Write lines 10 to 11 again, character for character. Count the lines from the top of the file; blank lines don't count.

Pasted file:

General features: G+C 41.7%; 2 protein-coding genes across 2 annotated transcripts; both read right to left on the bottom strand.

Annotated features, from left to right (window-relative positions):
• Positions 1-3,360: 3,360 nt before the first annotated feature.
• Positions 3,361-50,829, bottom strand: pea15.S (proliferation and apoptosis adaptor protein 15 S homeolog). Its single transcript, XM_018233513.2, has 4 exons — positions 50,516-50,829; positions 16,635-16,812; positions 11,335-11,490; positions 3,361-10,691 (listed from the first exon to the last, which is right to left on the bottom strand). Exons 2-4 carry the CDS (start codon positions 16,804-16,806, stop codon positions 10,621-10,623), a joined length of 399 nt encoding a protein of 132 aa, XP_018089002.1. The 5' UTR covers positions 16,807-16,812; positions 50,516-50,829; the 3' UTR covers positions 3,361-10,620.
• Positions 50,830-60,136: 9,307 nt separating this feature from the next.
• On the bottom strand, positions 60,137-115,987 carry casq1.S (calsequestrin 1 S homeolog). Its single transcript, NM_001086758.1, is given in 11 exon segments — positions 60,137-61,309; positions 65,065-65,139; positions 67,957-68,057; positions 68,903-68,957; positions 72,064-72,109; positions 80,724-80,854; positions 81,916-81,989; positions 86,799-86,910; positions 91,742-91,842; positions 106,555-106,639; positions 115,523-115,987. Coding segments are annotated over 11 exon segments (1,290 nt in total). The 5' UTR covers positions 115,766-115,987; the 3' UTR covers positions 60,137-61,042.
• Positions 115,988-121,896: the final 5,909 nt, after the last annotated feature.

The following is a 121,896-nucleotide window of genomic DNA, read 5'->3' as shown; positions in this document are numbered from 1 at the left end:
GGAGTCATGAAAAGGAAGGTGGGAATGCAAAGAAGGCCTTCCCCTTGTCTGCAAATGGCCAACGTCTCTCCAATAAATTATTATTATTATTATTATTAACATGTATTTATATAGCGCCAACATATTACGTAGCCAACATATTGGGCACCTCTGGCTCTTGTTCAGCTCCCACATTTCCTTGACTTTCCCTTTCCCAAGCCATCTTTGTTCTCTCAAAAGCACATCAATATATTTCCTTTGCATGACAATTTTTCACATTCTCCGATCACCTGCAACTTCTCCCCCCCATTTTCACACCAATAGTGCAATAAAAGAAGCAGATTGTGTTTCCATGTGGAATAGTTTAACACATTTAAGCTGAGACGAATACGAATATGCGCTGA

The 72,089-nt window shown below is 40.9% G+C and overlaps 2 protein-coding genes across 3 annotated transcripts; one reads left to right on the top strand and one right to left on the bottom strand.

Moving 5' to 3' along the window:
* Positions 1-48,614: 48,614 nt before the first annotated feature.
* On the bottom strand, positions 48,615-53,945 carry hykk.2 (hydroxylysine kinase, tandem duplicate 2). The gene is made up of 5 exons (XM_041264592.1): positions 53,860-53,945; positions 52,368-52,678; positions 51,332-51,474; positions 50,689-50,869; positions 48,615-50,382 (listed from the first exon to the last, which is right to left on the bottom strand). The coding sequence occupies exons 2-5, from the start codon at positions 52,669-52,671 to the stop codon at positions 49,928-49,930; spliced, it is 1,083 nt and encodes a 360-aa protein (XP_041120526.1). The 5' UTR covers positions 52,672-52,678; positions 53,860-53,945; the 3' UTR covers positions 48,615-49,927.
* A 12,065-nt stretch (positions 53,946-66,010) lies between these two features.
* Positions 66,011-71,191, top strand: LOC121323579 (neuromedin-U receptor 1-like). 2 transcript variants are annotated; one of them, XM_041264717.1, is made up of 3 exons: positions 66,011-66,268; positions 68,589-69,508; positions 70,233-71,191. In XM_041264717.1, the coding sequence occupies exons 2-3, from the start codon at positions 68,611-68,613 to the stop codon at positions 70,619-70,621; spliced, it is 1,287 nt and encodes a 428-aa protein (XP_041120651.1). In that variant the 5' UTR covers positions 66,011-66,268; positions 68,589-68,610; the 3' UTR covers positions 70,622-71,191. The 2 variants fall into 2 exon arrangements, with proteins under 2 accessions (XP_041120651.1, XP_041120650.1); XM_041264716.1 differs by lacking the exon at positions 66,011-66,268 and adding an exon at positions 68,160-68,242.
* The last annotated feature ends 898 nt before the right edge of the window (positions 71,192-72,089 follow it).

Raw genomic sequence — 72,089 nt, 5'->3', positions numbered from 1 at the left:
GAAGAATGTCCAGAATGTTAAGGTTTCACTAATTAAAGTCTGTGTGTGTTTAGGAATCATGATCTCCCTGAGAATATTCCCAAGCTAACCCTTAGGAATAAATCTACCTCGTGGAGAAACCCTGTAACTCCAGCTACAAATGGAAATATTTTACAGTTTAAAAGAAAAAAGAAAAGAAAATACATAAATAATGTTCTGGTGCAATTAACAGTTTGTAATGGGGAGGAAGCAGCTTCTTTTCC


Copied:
The 72,089-nt window shown below is 40.9% G+C and overlaps 2 protein-coding genes across 3 annotated transcripts; one reads left to right on the top strand and one right to left on the bottom strand.

Moving 5' to 3' along the window: